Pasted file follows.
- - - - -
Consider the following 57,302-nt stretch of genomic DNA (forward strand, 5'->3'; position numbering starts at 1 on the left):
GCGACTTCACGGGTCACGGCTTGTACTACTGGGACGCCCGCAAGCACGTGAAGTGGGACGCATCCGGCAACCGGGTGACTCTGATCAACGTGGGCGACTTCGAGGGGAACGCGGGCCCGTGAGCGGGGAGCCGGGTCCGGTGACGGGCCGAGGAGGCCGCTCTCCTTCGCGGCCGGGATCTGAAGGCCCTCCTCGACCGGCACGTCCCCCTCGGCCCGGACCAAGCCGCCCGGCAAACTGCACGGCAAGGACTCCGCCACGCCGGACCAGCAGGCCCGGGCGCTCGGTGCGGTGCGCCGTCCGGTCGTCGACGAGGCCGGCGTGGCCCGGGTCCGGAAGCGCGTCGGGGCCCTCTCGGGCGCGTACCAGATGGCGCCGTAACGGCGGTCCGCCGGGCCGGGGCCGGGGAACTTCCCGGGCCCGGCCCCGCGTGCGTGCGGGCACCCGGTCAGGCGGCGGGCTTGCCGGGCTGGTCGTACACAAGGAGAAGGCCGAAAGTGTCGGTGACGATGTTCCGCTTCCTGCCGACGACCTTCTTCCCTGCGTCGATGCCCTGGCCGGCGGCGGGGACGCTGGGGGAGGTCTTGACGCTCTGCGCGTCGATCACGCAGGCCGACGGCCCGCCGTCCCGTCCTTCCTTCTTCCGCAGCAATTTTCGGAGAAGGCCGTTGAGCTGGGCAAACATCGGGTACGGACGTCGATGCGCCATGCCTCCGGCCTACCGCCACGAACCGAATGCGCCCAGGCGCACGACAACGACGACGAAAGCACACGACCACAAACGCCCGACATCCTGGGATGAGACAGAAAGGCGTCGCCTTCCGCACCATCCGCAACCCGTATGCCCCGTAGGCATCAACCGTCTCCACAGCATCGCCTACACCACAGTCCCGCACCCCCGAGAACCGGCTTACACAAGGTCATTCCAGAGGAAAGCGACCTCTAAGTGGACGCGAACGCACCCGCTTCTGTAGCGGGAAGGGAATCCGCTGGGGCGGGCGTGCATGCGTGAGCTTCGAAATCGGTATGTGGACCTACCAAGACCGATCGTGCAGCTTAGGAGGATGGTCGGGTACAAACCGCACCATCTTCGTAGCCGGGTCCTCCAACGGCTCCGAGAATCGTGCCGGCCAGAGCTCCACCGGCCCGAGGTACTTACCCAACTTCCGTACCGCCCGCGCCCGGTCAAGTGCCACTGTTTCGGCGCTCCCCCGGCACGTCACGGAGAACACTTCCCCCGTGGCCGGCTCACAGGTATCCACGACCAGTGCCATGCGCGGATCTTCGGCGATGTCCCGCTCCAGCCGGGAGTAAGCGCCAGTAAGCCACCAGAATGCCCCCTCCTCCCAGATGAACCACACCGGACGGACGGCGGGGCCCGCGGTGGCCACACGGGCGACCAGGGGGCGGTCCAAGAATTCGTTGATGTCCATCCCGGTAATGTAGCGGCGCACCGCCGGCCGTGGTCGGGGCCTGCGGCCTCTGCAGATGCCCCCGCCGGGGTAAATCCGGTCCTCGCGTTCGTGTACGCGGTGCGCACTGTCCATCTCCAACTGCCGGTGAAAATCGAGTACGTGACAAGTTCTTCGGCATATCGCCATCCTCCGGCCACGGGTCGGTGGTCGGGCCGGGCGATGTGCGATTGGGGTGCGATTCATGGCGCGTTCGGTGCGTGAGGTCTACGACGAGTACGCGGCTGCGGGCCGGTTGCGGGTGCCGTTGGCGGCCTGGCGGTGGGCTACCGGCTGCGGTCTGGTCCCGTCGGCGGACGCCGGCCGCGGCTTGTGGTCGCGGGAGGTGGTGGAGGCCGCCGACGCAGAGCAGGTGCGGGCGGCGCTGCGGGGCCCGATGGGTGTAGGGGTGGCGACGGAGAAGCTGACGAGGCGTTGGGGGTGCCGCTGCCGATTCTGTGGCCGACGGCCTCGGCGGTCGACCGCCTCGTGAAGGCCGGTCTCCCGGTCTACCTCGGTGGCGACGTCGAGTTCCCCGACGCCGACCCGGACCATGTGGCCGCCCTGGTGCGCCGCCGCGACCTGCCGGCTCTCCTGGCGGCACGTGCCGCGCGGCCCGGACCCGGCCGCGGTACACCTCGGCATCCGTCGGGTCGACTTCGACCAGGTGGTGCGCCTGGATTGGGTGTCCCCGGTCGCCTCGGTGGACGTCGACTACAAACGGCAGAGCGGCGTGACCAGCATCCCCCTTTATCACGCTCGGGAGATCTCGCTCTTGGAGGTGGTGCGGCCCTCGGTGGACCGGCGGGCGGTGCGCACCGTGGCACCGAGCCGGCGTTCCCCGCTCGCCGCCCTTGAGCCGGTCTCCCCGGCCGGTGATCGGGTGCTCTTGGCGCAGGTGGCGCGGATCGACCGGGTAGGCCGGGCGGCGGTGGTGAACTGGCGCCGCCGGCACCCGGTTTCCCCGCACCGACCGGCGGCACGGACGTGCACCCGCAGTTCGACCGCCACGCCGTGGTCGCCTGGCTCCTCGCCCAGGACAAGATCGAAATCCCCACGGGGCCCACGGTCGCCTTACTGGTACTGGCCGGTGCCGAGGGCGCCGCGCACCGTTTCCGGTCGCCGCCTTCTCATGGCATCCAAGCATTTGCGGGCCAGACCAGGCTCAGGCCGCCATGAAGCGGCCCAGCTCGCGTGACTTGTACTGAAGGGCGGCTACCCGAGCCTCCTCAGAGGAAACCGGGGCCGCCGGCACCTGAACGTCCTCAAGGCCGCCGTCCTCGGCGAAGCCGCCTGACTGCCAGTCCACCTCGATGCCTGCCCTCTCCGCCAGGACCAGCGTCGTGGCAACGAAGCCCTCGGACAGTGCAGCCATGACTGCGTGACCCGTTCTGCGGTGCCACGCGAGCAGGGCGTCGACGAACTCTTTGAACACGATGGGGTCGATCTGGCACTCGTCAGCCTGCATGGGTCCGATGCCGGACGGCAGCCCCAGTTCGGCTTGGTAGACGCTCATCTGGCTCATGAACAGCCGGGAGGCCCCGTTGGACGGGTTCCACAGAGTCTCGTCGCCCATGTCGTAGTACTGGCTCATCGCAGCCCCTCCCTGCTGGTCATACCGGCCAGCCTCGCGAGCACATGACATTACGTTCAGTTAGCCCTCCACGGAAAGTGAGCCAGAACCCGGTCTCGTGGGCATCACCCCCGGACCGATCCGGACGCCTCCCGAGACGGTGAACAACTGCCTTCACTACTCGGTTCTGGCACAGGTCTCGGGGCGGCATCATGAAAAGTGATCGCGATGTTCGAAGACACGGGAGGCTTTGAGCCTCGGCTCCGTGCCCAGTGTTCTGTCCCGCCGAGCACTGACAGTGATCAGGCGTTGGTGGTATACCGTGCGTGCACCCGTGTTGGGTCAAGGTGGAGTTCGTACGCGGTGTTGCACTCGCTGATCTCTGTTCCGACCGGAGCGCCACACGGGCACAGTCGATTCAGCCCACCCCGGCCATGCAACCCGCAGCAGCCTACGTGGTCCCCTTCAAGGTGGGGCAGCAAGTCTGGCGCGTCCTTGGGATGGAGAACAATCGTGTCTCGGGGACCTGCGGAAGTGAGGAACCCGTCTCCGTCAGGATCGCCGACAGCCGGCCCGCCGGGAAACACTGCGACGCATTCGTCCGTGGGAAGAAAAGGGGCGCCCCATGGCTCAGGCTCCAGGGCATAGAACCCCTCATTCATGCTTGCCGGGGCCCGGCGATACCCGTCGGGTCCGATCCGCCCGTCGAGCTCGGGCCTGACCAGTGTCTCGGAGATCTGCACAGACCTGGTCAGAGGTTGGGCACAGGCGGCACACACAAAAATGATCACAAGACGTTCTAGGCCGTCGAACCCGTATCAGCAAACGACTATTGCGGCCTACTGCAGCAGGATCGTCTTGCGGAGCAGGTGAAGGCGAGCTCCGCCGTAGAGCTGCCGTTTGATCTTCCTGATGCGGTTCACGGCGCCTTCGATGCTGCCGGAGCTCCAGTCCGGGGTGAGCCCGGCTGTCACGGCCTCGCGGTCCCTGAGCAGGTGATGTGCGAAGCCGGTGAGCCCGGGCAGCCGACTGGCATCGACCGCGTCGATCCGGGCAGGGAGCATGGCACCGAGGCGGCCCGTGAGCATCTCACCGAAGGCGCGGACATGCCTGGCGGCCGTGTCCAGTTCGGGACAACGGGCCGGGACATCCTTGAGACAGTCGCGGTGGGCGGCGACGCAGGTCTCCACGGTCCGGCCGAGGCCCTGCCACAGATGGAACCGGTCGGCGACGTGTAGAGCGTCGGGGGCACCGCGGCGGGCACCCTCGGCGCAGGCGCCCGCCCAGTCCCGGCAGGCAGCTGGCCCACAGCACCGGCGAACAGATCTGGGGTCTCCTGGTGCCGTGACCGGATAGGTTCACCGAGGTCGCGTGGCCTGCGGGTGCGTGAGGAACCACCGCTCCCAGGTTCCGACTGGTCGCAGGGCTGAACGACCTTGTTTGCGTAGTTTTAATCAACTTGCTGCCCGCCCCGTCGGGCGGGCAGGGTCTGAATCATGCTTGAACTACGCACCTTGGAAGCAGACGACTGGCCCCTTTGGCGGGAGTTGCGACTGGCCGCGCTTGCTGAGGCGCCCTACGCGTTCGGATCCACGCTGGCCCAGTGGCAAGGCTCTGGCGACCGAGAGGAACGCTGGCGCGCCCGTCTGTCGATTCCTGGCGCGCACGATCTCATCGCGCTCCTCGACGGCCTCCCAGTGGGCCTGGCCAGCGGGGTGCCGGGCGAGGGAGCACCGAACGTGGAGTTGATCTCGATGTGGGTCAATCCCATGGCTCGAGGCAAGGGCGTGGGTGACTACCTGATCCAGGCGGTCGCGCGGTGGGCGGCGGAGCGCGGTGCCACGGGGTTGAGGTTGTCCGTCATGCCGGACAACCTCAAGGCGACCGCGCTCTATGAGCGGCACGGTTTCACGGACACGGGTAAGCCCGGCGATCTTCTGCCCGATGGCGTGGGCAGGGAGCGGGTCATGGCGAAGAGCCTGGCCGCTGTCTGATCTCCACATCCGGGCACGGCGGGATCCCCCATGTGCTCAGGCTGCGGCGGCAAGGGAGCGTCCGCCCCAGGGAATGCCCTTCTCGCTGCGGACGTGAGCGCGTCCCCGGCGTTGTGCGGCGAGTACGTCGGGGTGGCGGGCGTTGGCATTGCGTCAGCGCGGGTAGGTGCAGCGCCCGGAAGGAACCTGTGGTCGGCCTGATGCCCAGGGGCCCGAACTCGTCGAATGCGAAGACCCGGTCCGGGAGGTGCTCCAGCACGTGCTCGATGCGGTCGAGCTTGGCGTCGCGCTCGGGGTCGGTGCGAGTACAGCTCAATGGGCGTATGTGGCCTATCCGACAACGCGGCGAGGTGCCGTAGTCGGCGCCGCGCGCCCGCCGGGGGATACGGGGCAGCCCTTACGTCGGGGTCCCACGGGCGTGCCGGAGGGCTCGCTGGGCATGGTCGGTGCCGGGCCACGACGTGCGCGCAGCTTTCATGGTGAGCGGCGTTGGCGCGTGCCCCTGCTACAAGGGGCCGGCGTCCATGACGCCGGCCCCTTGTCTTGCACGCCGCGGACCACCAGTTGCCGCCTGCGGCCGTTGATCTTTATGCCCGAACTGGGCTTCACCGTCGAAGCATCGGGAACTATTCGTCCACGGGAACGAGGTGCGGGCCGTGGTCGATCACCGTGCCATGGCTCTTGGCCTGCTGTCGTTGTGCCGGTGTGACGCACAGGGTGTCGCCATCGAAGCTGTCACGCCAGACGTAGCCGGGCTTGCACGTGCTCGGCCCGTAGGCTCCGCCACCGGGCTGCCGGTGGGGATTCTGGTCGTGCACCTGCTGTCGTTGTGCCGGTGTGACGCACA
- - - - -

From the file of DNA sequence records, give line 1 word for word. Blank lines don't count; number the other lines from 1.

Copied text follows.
Consider the following 57,302-nt stretch of genomic DNA (forward strand, 5'->3'; position numbering starts at 1 on the left):